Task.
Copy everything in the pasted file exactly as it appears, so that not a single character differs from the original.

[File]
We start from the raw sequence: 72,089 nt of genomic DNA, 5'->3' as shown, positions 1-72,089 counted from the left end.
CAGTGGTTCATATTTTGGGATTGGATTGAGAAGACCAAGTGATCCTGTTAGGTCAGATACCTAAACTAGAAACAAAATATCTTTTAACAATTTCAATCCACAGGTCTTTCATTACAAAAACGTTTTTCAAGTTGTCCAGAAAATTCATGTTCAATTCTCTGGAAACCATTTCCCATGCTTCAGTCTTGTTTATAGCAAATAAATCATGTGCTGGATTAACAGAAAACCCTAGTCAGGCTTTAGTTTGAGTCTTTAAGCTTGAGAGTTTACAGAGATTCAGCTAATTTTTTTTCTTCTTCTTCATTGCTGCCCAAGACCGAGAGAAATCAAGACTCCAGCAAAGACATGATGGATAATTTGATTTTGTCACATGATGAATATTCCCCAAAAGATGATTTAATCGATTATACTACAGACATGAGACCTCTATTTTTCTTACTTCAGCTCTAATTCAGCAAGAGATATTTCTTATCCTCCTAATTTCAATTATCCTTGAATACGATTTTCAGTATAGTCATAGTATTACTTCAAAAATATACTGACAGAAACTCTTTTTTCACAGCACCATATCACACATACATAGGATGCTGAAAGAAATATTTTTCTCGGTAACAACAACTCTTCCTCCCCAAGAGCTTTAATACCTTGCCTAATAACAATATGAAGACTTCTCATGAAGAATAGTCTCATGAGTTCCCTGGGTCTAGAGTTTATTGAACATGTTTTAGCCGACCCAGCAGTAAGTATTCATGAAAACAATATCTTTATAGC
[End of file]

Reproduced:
We start from the raw sequence: 72,089 nt of genomic DNA, 5'->3' as shown, positions 1-72,089 counted from the left end.
CAGTGGTTCATATTTTGGGATTGGATTGAGAAGACCAAGTGATCCTGTTAGGTCAGATACCTAAACTAGAAACAAAATATCTTTTAACAATTTCAATCCACAGGTCTTTCATTACAAAAACGTTTTTCAAGTTGTCCAGAAAATTCATGTTCAATTCTCTGGAAACCATTTCCCATGCTTCAGTCTTGTTTATAGCAAATAAATCATGTGCTGGATTAACAGAAAACCCTAGTCAGGCTTTAGTTTGAGTCTTTAAGCTTGAGAGTTTACAGAGATTCAGCTAATTTTTTTTCTTCTTCTTCATTGCTGCCCAAGACCGAGAGAAATCAAGACTCCAGCAAAGACATGATGGATAATTTGATTTTGTCACATGATGAATATTCCCCAAAAGATGATTTAATCGATTATACTACAGACATGAGACCTCTATTTTTCTTACTTCAGCTCTAATTCAGCAAGAGATATTTCTTATCCTCCTAATTTCAATTATCCTTGAATACGATTTTCAGTATAGTCATAGTATTACTTCAAAAATATACTGACAGAAACTCTTTTTTCACAGCACCATATCACACATACATAGGATGCTGAAAGAAATATTTTTCTCGGTAACAACAACTCTTCCTCCCCAAGAGCTTTAATACCTTGCCTAATAACAATATGAAGACTTCTCATGAAGAATAGTCTCATGAGTTCCCTGGGTCTAGAGTTTATTGAACATGTTTTAGCCGACCCAGCAGTAAGTATTCATGAAAACAATATCTTTATAGC